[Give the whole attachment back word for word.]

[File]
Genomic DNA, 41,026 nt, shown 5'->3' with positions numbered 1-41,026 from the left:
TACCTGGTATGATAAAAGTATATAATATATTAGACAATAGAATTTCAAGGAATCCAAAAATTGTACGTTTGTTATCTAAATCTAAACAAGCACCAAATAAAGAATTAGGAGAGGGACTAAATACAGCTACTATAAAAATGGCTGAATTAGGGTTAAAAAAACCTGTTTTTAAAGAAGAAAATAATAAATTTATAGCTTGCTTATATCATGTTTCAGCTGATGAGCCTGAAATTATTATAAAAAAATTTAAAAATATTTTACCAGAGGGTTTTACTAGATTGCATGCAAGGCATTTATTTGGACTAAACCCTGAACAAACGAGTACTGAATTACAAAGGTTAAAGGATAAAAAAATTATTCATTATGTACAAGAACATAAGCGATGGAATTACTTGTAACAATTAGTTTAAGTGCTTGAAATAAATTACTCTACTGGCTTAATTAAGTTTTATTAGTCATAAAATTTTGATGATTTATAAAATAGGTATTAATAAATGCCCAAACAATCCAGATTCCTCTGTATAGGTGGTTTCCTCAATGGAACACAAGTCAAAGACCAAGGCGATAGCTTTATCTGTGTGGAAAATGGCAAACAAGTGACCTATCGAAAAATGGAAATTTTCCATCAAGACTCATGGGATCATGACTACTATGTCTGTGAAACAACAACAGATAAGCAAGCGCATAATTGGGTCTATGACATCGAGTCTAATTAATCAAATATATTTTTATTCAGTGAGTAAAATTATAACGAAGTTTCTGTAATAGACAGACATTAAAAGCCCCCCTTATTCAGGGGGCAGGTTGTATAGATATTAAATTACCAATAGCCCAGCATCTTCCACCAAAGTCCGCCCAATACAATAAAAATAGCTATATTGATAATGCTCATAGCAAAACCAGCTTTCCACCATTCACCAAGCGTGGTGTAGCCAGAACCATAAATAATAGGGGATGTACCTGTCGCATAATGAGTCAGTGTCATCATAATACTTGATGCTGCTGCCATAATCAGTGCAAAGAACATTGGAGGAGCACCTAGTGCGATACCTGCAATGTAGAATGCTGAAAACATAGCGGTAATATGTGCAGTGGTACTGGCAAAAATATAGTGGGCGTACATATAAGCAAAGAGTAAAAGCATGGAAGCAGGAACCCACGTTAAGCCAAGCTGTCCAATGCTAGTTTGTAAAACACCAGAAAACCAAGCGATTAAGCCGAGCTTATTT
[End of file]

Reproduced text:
Genomic DNA, 41,026 nt, shown 5'->3' with positions numbered 1-41,026 from the left:
TACCTGGTATGATAAAAGTATATAATATATTAGACAATAGAATTTCAAGGAATCCAAAAATTGTACGTTTGTTATCTAAATCTAAACAAGCACCAAATAAAGAATTAGGAGAGGGACTAAATACAGCTACTATAAAAATGGCTGAATTAGGGTTAAAAAAACCTGTTTTTAAAGAAGAAAATAATAAATTTATAGCTTGCTTATATCATGTTTCAGCTGATGAGCCTGAAATTATTATAAAAAAATTTAAAAATATTTTACCAGAGGGTTTTACTAGATTGCATGCAAGGCATTTATTTGGACTAAACCCTGAACAAACGAGTACTGAATTACAAAGGTTAAAGGATAAAAAAATTATTCATTATGTACAAGAACATAAGCGATGGAATTACTTGTAACAATTAGTTTAAGTGCTTGAAATAAATTACTCTACTGGCTTAATTAAGTTTTATTAGTCATAAAATTTTGATGATTTATAAAATAGGTATTAATAAATGCCCAAACAATCCAGATTCCTCTGTATAGGTGGTTTCCTCAATGGAACACAAGTCAAAGACCAAGGCGATAGCTTTATCTGTGTGGAAAATGGCAAACAAGTGACCTATCGAAAAATGGAAATTTTCCATCAAGACTCATGGGATCATGACTACTATGTCTGTGAAACAACAACAGATAAGCAAGCGCATAATTGGGTCTATGACATCGAGTCTAATTAATCAAATATATTTTTATTCAGTGAGTAAAATTATAACGAAGTTTCTGTAATAGACAGACATTAAAAGCCCCCCTTATTCAGGGGGCAGGTTGTATAGATATTAAATTACCAATAGCCCAGCATCTTCCACCAAAGTCCGCCCAATACAATAAAAATAGCTATATTGATAATGCTCATAGCAAAACCAGCTTTCCACCATTCACCAAGCGTGGTGTAGCCAGAACCATAAATAATAGGGGATGTACCTGTCGCATAATGAGTCAGTGTCATCATAATACTTGATGCTGCTGCCATAATCAGTGCAAAGAACATTGGAGGAGCACCTAGTGCGATACCTGCAATGTAGAATGCTGAAAACATAGCGGTAATATGTGCAGTGGTACTGGCAAAAATATAGTGGGCGTACATATAAGCAAAGAGTAAAAGCATGGAAGCAGGAACCCACGTTAAGCCAAGCTGTCCAATGCTAGTTTGTAAAACACCAGAAAACCAAGCGATTAAGCCGAGCTTATTT